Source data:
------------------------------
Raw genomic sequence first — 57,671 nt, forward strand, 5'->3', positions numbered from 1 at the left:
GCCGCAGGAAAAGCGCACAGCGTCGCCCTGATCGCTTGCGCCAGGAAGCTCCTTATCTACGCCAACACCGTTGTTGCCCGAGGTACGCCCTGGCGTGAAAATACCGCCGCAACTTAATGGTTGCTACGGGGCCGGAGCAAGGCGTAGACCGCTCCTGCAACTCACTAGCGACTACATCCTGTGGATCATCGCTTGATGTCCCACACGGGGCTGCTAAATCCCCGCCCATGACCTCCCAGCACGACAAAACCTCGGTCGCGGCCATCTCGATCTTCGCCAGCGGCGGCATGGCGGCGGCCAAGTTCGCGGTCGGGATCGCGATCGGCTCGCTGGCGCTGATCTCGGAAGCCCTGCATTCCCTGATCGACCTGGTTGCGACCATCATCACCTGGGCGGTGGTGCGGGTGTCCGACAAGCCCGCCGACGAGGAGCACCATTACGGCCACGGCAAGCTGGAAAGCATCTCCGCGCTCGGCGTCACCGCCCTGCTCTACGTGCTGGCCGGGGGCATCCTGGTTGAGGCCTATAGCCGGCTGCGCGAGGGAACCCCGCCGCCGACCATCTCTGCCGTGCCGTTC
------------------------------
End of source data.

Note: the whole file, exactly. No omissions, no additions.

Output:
Raw genomic sequence first — 57,671 nt, forward strand, 5'->3', positions numbered from 1 at the left:
GCCGCAGGAAAAGCGCACAGCGTCGCCCTGATCGCTTGCGCCAGGAAGCTCCTTATCTACGCCAACACCGTTGTTGCCCGAGGTACGCCCTGGCGTGAAAATACCGCCGCAACTTAATGGTTGCTACGGGGCCGGAGCAAGGCGTAGACCGCTCCTGCAACTCACTAGCGACTACATCCTGTGGATCATCGCTTGATGTCCCACACGGGGCTGCTAAATCCCCGCCCATGACCTCCCAGCACGACAAAACCTCGGTCGCGGCCATCTCGATCTTCGCCAGCGGCGGCATGGCGGCGGCCAAGTTCGCGGTCGGGATCGCGATCGGCTCGCTGGCGCTGATCTCGGAAGCCCTGCATTCCCTGATCGACCTGGTTGCGACCATCATCACCTGGGCGGTGGTGCGGGTGTCCGACAAGCCCGCCGACGAGGAGCACCATTACGGCCACGGCAAGCTGGAAAGCATCTCCGCGCTCGGCGTCACCGCCCTGCTCTACGTGCTGGCCGGGGGCATCCTGGTTGAGGCCTATAGCCGGCTGCGCGAGGGAACCCCGCCGCCGACCATCTCTGCCGTGCCGTTC